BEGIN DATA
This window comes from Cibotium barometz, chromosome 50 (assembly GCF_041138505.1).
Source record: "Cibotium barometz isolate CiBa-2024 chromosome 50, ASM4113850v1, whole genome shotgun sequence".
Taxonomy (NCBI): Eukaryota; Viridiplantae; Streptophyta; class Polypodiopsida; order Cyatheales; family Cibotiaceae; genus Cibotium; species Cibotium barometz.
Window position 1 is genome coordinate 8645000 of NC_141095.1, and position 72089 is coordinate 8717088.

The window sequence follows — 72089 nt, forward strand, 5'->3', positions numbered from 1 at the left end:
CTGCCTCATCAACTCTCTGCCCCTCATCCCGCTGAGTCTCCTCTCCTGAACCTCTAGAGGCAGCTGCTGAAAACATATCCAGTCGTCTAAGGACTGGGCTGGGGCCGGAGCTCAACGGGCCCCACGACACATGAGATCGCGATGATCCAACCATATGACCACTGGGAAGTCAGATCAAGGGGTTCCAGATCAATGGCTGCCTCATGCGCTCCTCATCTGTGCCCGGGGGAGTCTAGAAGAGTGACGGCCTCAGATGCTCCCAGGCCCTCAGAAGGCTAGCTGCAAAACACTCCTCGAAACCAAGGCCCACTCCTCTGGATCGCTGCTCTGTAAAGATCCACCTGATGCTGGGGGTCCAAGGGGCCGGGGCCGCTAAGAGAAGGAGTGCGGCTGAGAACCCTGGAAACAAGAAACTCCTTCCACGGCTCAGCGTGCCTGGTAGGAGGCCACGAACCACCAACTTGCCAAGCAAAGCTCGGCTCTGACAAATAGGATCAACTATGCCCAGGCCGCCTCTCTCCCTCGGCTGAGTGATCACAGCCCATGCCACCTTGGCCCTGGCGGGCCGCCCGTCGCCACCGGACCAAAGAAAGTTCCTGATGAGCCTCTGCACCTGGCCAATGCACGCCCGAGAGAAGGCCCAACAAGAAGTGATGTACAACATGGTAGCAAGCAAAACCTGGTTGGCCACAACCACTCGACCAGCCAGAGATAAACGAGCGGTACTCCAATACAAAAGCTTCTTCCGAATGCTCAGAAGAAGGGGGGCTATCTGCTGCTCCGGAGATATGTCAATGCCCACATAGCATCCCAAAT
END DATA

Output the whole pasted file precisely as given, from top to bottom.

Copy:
This window comes from Cibotium barometz, chromosome 50 (assembly GCF_041138505.1).
Source record: "Cibotium barometz isolate CiBa-2024 chromosome 50, ASM4113850v1, whole genome shotgun sequence".
Taxonomy (NCBI): Eukaryota; Viridiplantae; Streptophyta; class Polypodiopsida; order Cyatheales; family Cibotiaceae; genus Cibotium; species Cibotium barometz.
Window position 1 is genome coordinate 8645000 of NC_141095.1, and position 72089 is coordinate 8717088.

The window sequence follows — 72089 nt, forward strand, 5'->3', positions numbered from 1 at the left end:
CTGCCTCATCAACTCTCTGCCCCTCATCCCGCTGAGTCTCCTCTCCTGAACCTCTAGAGGCAGCTGCTGAAAACATATCCAGTCGTCTAAGGACTGGGCTGGGGCCGGAGCTCAACGGGCCCCACGACACATGAGATCGCGATGATCCAACCATATGACCACTGGGAAGTCAGATCAAGGGGTTCCAGATCAATGGCTGCCTCATGCGCTCCTCATCTGTGCCCGGGGGAGTCTAGAAGAGTGACGGCCTCAGATGCTCCCAGGCCCTCAGAAGGCTAGCTGCAAAACACTCCTCGAAACCAAGGCCCACTCCTCTGGATCGCTGCTCTGTAAAGATCCACCTGATGCTGGGGGTCCAAGGGGCCGGGGCCGCTAAGAGAAGGAGTGCGGCTGAGAACCCTGGAAACAAGAAACTCCTTCCACGGCTCAGCGTGCCTGGTAGGAGGCCACGAACCACCAACTTGCCAAGCAAAGCTCGGCTCTGACAAATAGGATCAACTATGCCCAGGCCGCCTCTCTCCCTCGGCTGAGTGATCACAGCCCATGCCACCTTGGCCCTGGCGGGCCGCCCGTCGCCACCGGACCAAAGAAAGTTCCTGATGAGCCTCTGCACCTGGCCAATGCACGCCCGAGAGAAGGCCCAACAAGAAGTGATGTACAACATGGTAGCAAGCAAAACCTGGTTGGCCACAACCACTCGACCAGCCAGAGATAAACGAGCGGTACTCCAATACAAAAGCTTCTTCCGAATGCTCAGAAGAAGGGGGGCTATCTGCTGCTCCGGAGATATGTCAATGCCCACATAGCATCCCAAAT